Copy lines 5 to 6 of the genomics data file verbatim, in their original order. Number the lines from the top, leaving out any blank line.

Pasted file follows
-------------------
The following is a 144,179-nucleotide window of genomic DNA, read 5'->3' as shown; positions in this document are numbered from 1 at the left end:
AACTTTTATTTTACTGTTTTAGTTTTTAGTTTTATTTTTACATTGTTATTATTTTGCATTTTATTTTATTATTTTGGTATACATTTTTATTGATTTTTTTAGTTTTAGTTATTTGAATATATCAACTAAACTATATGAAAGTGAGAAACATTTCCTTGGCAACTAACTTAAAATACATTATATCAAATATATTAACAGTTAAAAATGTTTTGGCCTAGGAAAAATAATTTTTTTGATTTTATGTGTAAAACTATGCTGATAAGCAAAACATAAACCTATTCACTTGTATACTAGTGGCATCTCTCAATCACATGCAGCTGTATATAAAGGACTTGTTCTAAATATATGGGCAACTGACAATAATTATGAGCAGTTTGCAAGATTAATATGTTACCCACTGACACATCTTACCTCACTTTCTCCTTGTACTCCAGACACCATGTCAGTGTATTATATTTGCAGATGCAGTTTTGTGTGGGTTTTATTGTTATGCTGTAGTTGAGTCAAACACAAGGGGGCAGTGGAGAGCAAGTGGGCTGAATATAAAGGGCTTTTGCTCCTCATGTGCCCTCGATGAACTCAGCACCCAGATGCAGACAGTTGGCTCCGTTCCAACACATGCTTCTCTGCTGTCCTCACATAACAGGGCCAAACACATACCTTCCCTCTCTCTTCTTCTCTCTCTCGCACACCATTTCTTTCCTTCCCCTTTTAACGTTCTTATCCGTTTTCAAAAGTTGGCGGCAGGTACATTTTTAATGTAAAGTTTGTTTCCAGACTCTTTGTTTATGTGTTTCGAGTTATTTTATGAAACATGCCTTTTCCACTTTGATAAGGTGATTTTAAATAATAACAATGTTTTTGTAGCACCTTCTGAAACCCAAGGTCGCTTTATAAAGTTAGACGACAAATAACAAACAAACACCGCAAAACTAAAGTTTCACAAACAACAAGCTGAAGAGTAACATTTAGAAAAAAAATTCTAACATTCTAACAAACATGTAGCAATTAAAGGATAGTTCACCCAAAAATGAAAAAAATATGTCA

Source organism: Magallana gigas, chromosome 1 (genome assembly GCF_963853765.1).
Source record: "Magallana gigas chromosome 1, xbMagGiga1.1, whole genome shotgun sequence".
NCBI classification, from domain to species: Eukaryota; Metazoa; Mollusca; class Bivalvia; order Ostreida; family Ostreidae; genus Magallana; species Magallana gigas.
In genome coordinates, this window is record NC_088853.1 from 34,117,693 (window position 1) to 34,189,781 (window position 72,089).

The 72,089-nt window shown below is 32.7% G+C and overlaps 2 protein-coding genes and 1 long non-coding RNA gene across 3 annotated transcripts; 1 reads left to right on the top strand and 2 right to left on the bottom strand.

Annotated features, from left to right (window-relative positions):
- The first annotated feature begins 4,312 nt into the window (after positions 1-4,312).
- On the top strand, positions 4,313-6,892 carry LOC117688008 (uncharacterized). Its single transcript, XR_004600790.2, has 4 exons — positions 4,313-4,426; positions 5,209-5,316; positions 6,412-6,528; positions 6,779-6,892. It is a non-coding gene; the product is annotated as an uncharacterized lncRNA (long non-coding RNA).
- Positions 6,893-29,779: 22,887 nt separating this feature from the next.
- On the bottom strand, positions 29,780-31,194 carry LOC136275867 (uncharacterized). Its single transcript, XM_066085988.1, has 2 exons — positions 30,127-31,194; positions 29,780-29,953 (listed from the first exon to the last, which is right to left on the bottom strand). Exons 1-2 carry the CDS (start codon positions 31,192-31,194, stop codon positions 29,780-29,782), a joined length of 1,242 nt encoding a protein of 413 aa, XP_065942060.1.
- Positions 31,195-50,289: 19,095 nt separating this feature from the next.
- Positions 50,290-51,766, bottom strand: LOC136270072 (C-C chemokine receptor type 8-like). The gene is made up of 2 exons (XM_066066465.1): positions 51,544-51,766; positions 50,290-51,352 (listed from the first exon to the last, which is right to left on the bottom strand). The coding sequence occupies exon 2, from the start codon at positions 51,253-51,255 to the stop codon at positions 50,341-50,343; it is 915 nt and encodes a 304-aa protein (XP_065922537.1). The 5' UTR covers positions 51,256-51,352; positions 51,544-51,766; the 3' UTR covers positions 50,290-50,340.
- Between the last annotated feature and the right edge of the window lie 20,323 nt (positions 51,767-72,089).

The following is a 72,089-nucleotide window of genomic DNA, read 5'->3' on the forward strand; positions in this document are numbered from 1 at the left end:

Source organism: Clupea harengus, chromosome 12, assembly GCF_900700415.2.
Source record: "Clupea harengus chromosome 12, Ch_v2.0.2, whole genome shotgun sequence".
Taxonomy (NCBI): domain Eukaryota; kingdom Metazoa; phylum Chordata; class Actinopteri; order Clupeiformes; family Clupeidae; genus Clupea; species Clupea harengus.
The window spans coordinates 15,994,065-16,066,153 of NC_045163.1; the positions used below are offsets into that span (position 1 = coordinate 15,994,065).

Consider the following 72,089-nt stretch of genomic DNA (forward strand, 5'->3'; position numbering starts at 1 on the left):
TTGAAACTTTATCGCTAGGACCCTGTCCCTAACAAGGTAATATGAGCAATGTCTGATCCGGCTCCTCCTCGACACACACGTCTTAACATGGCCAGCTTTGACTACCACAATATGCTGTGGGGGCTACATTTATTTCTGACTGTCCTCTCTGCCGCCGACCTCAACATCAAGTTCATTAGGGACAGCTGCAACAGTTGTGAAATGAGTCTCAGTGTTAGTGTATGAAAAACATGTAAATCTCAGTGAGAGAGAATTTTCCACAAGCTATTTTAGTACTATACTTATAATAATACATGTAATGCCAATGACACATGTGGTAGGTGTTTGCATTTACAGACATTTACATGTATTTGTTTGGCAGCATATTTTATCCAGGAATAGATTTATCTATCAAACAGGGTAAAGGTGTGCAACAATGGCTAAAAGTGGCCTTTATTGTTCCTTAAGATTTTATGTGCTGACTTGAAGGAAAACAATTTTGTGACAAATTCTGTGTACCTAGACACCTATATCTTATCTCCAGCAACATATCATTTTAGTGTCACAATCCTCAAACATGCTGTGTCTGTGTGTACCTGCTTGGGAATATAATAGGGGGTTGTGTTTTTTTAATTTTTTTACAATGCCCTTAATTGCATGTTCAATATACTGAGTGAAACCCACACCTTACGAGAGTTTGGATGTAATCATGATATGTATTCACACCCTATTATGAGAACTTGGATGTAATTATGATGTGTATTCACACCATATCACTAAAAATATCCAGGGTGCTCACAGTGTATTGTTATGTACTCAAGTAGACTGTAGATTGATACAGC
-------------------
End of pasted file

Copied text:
NCBI classification, from domain to species: Eukaryota; Metazoa; Mollusca; class Bivalvia; order Ostreida; family Ostreidae; genus Magallana; species Magallana gigas.
In genome coordinates, this window is record NC_088853.1 from 34,117,693 (window position 1) to 34,189,781 (window position 72,089).